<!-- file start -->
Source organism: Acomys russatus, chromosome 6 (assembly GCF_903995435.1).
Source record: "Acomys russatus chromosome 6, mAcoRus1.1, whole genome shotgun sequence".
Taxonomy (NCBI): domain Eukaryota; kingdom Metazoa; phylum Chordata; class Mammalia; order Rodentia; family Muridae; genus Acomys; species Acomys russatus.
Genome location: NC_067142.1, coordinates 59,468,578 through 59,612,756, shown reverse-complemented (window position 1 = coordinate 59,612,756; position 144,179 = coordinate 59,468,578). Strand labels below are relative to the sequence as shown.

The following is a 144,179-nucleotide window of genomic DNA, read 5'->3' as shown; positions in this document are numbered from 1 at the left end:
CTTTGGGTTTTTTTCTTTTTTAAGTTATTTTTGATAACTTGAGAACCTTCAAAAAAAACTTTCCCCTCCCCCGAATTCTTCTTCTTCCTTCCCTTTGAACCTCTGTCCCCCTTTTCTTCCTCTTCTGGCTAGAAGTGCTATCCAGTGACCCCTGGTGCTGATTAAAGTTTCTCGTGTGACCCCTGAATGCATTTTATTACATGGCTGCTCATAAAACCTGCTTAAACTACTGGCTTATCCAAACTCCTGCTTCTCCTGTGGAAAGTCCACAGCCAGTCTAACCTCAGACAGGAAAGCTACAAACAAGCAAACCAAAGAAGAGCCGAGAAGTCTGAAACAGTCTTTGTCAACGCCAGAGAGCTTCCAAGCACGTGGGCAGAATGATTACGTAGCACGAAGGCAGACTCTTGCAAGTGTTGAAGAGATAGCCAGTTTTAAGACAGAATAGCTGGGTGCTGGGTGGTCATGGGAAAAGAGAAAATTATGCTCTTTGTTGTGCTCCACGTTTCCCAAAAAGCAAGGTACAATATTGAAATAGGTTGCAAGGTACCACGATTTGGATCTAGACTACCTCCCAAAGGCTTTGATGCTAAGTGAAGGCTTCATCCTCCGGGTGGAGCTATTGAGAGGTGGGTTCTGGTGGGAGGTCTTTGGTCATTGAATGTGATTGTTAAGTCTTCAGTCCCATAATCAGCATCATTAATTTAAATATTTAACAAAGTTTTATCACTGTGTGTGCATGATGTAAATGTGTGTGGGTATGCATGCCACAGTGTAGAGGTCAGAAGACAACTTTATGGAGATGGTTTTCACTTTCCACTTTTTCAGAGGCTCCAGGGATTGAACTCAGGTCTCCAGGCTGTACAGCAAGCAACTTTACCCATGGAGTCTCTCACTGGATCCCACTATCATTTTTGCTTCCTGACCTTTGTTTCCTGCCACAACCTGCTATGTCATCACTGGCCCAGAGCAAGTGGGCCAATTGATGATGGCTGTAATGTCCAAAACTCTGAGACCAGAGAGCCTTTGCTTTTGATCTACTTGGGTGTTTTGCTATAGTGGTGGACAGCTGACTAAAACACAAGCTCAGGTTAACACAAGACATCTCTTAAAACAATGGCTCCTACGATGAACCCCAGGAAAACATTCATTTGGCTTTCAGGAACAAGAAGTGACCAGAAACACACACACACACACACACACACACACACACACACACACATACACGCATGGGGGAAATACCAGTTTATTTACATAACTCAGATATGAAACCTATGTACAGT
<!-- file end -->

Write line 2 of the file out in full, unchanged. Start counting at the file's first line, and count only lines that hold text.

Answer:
Source record: "Acomys russatus chromosome 6, mAcoRus1.1, whole genome shotgun sequence".